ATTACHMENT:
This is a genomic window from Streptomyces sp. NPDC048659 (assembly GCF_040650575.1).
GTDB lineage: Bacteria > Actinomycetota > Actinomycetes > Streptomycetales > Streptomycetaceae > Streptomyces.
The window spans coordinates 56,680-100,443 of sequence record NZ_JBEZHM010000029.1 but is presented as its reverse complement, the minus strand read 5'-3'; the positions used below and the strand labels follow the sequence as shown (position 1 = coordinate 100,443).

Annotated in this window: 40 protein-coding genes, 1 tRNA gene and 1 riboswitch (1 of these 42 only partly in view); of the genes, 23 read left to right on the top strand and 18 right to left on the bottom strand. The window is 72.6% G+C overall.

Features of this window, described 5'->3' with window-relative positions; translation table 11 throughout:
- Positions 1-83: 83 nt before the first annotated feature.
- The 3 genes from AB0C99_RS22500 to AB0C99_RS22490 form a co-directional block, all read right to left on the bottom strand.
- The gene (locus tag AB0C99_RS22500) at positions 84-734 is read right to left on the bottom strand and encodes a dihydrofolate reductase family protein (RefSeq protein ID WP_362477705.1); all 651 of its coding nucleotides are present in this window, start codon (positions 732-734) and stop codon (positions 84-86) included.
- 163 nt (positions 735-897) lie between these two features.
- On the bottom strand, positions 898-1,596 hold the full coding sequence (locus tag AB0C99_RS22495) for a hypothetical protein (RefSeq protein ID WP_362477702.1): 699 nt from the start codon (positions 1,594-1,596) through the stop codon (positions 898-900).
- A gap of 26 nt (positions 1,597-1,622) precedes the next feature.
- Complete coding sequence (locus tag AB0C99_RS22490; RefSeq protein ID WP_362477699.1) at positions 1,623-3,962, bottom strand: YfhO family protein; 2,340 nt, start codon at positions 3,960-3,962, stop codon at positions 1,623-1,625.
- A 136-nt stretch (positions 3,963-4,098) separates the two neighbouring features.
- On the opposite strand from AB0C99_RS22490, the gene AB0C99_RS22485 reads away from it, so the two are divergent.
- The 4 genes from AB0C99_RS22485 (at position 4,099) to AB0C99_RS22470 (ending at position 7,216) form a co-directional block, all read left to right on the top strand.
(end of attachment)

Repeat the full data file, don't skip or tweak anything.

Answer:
This is a genomic window from Streptomyces sp. NPDC048659 (assembly GCF_040650575.1).
GTDB lineage: Bacteria > Actinomycetota > Actinomycetes > Streptomycetales > Streptomycetaceae > Streptomyces.
The window spans coordinates 56,680-100,443 of sequence record NZ_JBEZHM010000029.1 but is presented as its reverse complement, the minus strand read 5'-3'; the positions used below and the strand labels follow the sequence as shown (position 1 = coordinate 100,443).

Annotated in this window: 40 protein-coding genes, 1 tRNA gene and 1 riboswitch (1 of these 42 only partly in view); of the genes, 23 read left to right on the top strand and 18 right to left on the bottom strand. The window is 72.6% G+C overall.

Features of this window, described 5'->3' with window-relative positions; translation table 11 throughout:
- Positions 1-83: 83 nt before the first annotated feature.
- The 3 genes from AB0C99_RS22500 to AB0C99_RS22490 form a co-directional block, all read right to left on the bottom strand.
- The gene (locus tag AB0C99_RS22500) at positions 84-734 is read right to left on the bottom strand and encodes a dihydrofolate reductase family protein (RefSeq protein ID WP_362477705.1); all 651 of its coding nucleotides are present in this window, start codon (positions 732-734) and stop codon (positions 84-86) included.
- 163 nt (positions 735-897) lie between these two features.
- On the bottom strand, positions 898-1,596 hold the full coding sequence (locus tag AB0C99_RS22495) for a hypothetical protein (RefSeq protein ID WP_362477702.1): 699 nt from the start codon (positions 1,594-1,596) through the stop codon (positions 898-900).
- A gap of 26 nt (positions 1,597-1,622) precedes the next feature.
- Complete coding sequence (locus tag AB0C99_RS22490; RefSeq protein ID WP_362477699.1) at positions 1,623-3,962, bottom strand: YfhO family protein; 2,340 nt, start codon at positions 3,960-3,962, stop codon at positions 1,623-1,625.
- A 136-nt stretch (positions 3,963-4,098) separates the two neighbouring features.
- On the opposite strand from AB0C99_RS22490, the gene AB0C99_RS22485 reads away from it, so the two are divergent.
- The 4 genes from AB0C99_RS22485 (at position 4,099) to AB0C99_RS22470 (ending at position 7,216) form a co-directional block, all read left to right on the top strand.